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Jean Toomer

1894–1967

On December 26, 1894, Jean Toomer was born in Washington, D.C., the son of Nathan Toomer, a Georgian farmer, and Nina Pinchback. His grandfather, Pinckney Benton Stewart Pinchback, was the first African American governor in the United States, serving in Louisiana during Reconstuction from 1872 to 1873. Toomer began college at the University of Wisconsin in 1914 but transferred to the College of the City of New York and studied there until 1917.

Toomer spent the next four years writing and published poetry and prose in Broom, The Liberator, The Little Review, and other journals. He actively participated in literary society and was acquainted with such prominent figures as the critic Kenneth Burke, the photographer Alfred Steiglitz, and the poet Hart Crane.

In 1921, Toomer took a teaching job in Georgia and remained there for four months; the trip represented his journey back to his Southern roots. His experience inspired his book Cane, which describes the Georgian people and landscape and is regarded as an influential work in modernist literature. About the book Rudolph P. Byrd and Henry Louis Gates Jr. wrote, "Cane, a compelling, haunting amalgam of fiction, poetry, and drama unified formally and thematically and replete with leitmotifs, would elevate Toomer, virtually overnight, to the status of a canonical writer in two branches of American modernism: the writers and critics who compose the New Critics and the 'Lost Generation' and those who compose the New Negro movement or the Harlem Renaissance."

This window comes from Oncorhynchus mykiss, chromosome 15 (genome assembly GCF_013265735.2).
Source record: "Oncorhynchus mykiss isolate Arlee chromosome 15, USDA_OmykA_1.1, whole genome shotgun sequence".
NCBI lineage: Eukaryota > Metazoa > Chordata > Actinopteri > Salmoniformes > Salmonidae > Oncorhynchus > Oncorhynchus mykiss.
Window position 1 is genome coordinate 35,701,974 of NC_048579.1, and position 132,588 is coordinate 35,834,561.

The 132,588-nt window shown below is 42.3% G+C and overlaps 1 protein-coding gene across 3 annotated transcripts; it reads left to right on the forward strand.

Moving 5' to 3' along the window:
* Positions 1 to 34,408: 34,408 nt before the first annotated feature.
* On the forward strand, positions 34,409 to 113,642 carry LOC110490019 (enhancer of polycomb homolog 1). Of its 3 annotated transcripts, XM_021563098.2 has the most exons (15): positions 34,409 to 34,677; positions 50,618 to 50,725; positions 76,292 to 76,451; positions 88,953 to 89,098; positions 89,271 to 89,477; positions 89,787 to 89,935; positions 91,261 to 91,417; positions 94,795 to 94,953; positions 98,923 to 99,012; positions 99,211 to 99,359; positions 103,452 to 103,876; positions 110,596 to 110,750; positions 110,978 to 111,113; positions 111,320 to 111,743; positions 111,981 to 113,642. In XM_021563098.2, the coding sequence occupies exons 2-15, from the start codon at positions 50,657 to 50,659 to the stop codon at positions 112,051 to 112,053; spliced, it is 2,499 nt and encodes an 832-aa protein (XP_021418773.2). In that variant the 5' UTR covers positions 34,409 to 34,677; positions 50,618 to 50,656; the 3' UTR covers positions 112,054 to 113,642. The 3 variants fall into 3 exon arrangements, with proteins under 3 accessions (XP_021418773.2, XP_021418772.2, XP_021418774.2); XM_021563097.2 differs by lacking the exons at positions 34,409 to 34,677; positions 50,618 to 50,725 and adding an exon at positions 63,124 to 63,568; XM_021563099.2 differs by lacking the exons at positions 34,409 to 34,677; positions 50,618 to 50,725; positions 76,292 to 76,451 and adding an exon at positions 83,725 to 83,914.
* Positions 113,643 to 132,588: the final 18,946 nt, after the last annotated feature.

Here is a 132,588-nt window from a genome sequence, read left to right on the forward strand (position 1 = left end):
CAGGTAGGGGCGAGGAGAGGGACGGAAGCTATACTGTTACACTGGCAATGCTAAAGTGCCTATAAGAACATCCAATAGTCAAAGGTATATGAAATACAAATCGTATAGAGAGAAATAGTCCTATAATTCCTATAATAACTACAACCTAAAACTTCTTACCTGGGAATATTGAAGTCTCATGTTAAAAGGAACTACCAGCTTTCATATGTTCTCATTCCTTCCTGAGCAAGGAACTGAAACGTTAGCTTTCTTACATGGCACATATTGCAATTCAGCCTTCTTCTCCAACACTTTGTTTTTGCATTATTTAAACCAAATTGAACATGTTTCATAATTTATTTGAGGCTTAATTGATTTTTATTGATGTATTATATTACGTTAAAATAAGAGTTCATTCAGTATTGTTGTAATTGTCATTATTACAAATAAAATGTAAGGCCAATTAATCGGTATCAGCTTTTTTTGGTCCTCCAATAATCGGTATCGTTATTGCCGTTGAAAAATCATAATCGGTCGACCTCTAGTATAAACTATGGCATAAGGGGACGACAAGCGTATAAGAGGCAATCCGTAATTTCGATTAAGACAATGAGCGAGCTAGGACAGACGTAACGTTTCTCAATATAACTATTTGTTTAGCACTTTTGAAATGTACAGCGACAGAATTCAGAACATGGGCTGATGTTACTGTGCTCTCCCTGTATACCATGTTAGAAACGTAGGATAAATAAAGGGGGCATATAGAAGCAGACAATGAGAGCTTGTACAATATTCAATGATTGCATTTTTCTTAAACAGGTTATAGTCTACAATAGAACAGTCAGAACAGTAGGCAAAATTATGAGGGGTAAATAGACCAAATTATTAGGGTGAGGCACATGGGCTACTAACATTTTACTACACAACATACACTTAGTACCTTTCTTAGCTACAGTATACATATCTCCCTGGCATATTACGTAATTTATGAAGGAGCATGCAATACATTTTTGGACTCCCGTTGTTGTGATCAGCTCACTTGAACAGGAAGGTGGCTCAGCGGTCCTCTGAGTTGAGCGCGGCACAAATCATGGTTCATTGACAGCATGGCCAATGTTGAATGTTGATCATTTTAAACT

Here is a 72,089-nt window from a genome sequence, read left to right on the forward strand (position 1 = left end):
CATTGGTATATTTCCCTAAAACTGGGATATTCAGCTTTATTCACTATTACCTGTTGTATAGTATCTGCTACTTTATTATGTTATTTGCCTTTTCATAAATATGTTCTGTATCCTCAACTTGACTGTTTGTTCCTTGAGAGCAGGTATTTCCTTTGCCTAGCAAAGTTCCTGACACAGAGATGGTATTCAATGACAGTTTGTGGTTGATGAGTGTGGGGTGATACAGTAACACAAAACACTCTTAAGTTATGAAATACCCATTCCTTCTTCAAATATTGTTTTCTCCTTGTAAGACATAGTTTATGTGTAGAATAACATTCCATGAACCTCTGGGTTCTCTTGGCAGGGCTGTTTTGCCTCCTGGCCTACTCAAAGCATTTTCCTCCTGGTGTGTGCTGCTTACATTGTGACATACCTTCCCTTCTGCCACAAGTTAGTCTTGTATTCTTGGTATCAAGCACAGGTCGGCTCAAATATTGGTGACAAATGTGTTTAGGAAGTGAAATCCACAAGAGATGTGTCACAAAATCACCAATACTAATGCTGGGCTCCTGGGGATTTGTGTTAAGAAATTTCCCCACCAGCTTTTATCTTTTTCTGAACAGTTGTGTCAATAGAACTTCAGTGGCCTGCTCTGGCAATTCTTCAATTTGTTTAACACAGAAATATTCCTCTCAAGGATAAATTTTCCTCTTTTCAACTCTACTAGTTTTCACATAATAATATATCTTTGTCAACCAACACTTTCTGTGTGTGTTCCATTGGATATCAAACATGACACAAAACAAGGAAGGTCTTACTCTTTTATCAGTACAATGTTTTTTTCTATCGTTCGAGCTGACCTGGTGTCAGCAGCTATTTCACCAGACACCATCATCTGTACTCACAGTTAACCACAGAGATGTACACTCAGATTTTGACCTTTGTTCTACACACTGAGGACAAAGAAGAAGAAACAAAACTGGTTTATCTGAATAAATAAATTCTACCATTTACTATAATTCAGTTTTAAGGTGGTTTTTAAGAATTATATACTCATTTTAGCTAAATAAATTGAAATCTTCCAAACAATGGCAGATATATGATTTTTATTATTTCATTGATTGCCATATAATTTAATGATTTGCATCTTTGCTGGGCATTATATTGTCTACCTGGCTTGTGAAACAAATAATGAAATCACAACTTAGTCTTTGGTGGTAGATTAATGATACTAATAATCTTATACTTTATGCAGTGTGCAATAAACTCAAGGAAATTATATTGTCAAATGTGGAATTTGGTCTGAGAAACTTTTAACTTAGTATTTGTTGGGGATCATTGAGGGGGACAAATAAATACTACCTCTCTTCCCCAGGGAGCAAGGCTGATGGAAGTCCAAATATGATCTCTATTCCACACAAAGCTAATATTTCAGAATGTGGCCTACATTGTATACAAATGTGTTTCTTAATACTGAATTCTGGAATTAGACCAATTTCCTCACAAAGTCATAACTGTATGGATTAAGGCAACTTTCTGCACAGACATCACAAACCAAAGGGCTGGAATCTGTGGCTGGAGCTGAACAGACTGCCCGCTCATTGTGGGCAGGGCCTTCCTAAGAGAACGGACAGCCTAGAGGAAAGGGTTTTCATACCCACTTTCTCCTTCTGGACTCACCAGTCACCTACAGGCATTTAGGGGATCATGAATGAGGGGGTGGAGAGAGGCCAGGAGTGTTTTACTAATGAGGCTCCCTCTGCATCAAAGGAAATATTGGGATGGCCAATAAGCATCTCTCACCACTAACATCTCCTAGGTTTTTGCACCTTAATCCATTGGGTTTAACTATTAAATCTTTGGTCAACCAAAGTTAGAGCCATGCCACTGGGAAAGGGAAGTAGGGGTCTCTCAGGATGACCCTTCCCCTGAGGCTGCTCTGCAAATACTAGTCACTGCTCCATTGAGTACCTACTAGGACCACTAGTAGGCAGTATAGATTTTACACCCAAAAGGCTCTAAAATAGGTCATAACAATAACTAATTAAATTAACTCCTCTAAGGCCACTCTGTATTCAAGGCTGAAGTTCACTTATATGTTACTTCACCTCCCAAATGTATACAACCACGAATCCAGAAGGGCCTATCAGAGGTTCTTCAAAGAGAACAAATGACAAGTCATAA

In the early 1920s, Toomer became interested in Unitism, a religion founded by the Armenian George Ivanovich Gurdjieff. The doctrine taught unity, transcendence, and mastery of self through yoga, all of which appealed to Toomer. After studying with Gurdjieff in France, Toomer began to preach his teachings in Harlem and offer workshops in other parts of the country. In 1936, Toomer moved to Doylestown, Pennsylvania, and eventually distanced himself from Gurdjieff and took up a new interest in Quakerism. 

Toomer, devoted to seeking spiritual enlightment, also questioned the boundaries of race. His longing for a national identity free from divisions by race or class is illustrated by his Whitmanesque long poem "Blue Meridian." About his quest, Elizabeth Alexander wrote in her poem "Toomer," "I did not wish to 'rise above' / or 'move beyond' my race. I wished / to contemplate who I was beyond / my body, this container of flesh."

He died after numerous ailments in Doylestown, Pennsylvania, on March 30, 1967.


Selected Bibliography

Poetry
Cane (1923)
The Collected Poems of Jean Toomer (1980)

Prose
Essentials (1931)
The Wayward and the Seeking: A Collection of Writings by Jean Toomer (1980)

Jean Toomer

By This Poet

16

Prayer

My body is opaque to the soul.
Driven of the spirit, long have I sought to temper it unto the
        spirit’s longing, 
But my mind, too, is opaque to the soul. 
A closed lid is my soul’s flesh-eye. 
O Spirits of whom my soul is but a little finger,
Direct it to the lid of its flesh-eye.
I am weak with much giving. 
I am weak with the desire to give more. 
(How strong a thing is the little finger!)
So weak that I have confused the body with the soul, 
And the body with the little finger. 
(How frail is the little finger.)
My voice could not carry to you did you dwell in stars, 
O Spirits of whom my soul is but a little finger . . . 
 

Her Lips Are Copper Wire

whisper of yellow globes
gleaming on lamp-posts that sway
like bootleg licker drinkers in the fog
 
and let your breath be moist against me
like bright beads on yellow globes
 
telephone the power-house
that the main wires are insulate
 
(her words play softly up and down
dewy corridors of billboards)
 
then with your tongue remove the tape
and press your lips to mine
till they are incandescent

Beehive

Within this black hive to-night
There swarm a million bees; 
Bees passing in and out the moon, 
Bees escaping out the moon, 
Bees returning through the moon, 
Silver bees intently buzzing, 
Silver honey dripping from the swarm of bees
Earth is a waxen cell of the world comb, 
And I, a drone, 
Lying on my back, 
Lipping honey, 
Getting drunk with silver honey, 
Wish that I might fly out past the moon
And curl forever in some far-off farmyard flower. 

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